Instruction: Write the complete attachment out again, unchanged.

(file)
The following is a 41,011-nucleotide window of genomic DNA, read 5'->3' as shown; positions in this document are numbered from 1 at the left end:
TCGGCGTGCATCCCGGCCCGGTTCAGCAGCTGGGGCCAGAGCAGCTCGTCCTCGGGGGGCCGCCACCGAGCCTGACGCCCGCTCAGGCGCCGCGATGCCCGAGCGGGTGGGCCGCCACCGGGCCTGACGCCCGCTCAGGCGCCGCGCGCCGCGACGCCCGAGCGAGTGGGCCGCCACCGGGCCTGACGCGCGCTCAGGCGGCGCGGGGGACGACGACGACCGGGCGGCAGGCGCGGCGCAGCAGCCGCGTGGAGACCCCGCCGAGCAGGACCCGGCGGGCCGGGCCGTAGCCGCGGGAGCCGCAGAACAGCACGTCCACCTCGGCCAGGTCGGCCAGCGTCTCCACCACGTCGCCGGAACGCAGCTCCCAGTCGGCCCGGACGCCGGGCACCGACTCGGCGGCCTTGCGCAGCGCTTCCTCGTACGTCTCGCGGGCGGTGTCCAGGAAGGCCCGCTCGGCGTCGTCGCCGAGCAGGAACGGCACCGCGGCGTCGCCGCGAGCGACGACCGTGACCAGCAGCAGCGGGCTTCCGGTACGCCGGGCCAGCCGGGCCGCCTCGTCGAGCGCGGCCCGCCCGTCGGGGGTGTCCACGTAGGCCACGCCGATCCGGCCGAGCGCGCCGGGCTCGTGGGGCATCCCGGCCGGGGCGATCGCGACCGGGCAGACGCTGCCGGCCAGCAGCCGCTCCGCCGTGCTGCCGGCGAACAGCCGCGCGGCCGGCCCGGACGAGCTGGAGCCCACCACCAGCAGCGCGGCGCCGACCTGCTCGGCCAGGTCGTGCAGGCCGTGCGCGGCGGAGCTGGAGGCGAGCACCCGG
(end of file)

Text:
The following is a 41,011-nucleotide window of genomic DNA, read 5'->3' as shown; positions in this document are numbered from 1 at the left end:
TCGGCGTGCATCCCGGCCCGGTTCAGCAGCTGGGGCCAGAGCAGCTCGTCCTCGGGGGGCCGCCACCGAGCCTGACGCCCGCTCAGGCGCCGCGATGCCCGAGCGGGTGGGCCGCCACCGGGCCTGACGCCCGCTCAGGCGCCGCGCGCCGCGACGCCCGAGCGAGTGGGCCGCCACCGGGCCTGACGCGCGCTCAGGCGGCGCGGGGGACGACGACGACCGGGCGGCAGGCGCGGCGCAGCAGCCGCGTGGAGACCCCGCCGAGCAGGACCCGGCGGGCCGGGCCGTAGCCGCGGGAGCCGCAGAACAGCACGTCCACCTCGGCCAGGTCGGCCAGCGTCTCCACCACGTCGCCGGAACGCAGCTCCCAGTCGGCCCGGACGCCGGGCACCGACTCGGCGGCCTTGCGCAGCGCTTCCTCGTACGTCTCGCGGGCGGTGTCCAGGAAGGCCCGCTCGGCGTCGTCGCCGAGCAGGAACGGCACCGCGGCGTCGCCGCGAGCGACGACCGTGACCAGCAGCAGCGGGCTTCCGGTACGCCGGGCCAGCCGGGCCGCCTCGTCGAGCGCGGCCCGCCCGTCGGGGGTGTCCACGTAGGCCACGCCGATCCGGCCGAGCGCGCCGGGCTCGTGGGGCATCCCGGCCGGGGCGATCGCGACCGGGCAGACGCTGCCGGCCAGCAGCCGCTCCGCCGTGCTGCCGGCGAACAGCCGCGCGGCCGGCCCGGACGAGCTGGAGCCCACCACCAGCAGCGCGGCGCCGACCTGCTCGGCCAGGTCGTGCAGGCCGTGCGCGGCGGAGCTGGAGGCGAGCACCCGG